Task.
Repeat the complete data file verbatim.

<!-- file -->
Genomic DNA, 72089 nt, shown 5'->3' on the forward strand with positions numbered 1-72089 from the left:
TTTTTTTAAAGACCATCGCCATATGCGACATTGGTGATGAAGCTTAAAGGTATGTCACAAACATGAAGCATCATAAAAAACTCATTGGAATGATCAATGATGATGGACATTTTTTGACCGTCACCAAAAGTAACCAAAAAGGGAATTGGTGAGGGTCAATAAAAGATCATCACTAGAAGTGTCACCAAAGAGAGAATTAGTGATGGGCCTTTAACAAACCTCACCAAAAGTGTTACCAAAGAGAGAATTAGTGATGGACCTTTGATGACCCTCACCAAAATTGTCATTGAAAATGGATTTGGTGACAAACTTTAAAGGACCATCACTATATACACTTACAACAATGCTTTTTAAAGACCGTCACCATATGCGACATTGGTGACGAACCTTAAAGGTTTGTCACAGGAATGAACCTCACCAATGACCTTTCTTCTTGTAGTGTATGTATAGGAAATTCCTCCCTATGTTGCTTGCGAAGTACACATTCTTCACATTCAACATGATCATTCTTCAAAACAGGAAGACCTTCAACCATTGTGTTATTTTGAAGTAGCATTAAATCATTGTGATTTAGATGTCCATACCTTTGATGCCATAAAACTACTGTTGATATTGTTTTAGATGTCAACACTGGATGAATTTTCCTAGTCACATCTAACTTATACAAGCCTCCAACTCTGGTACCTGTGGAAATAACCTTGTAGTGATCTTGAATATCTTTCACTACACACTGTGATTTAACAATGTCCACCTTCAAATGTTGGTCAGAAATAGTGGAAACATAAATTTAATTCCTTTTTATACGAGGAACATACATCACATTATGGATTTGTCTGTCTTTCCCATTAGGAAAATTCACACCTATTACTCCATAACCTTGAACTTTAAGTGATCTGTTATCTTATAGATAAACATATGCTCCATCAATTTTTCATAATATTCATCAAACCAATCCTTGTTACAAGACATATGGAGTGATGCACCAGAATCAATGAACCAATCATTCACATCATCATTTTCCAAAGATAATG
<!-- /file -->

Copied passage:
Genomic DNA, 72089 nt, shown 5'->3' on the forward strand with positions numbered 1-72089 from the left:
TTTTTTTAAAGACCATCGCCATATGCGACATTGGTGATGAAGCTTAAAGGTATGTCACAAACATGAAGCATCATAAAAAACTCATTGGAATGATCAATGATGATGGACATTTTTTGACCGTCACCAAAAGTAACCAAAAAGGGAATTGGTGAGGGTCAATAAAAGATCATCACTAGAAGTGTCACCAAAGAGAGAATTAGTGATGGGCCTTTAACAAACCTCACCAAAAGTGTTACCAAAGAGAGAATTAGTGATGGACCTTTGATGACCCTCACCAAAATTGTCATTGAAAATGGATTTGGTGACAAACTTTAAAGGACCATCACTATATACACTTACAACAATGCTTTTTAAAGACCGTCACCATATGCGACATTGGTGACGAACCTTAAAGGTTTGTCACAGGAATGAACCTCACCAATGACCTTTCTTCTTGTAGTGTATGTATAGGAAATTCCTCCCTATGTTGCTTGCGAAGTACACATTCTTCACATTCAACATGATCATTCTTCAAAACAGGAAGACCTTCAACCATTGTGTTATTTTGAAGTAGCATTAAATCATTGTGATTTAGATGTCCATACCTTTGATGCCATAAAACTACTGTTGATATTGTTTTAGATGTCAACACTGGATGAATTTTCCTAGTCACATCTAACTTATACAAGCCTCCAACTCTGGTACCTGTGGAAATAACCTTGTAGTGATCTTGAATATCTTTCACTACACACTGTGATTTAACAATGTCCACCTTCAAATGTTGGTCAGAAATAGTGGAAACATAAATTTAATTCCTTTTTATACGAGGAACATACATCACATTATGGATTTGTCTGTCTTTCCCATTAGGAAAATTCACACCTATTACTCCATAACCTTGAACTTTAAGTGATCTGTTATCTTATAGATAAACATATGCTCCATCAATTTTTCATAATATTCATCAAACCAATCCTTGTTACAAGACATATGGAGTGATGCACCAGAATCAATGAACCAATCATTCACATCATCATTTTCCAAAGATAATG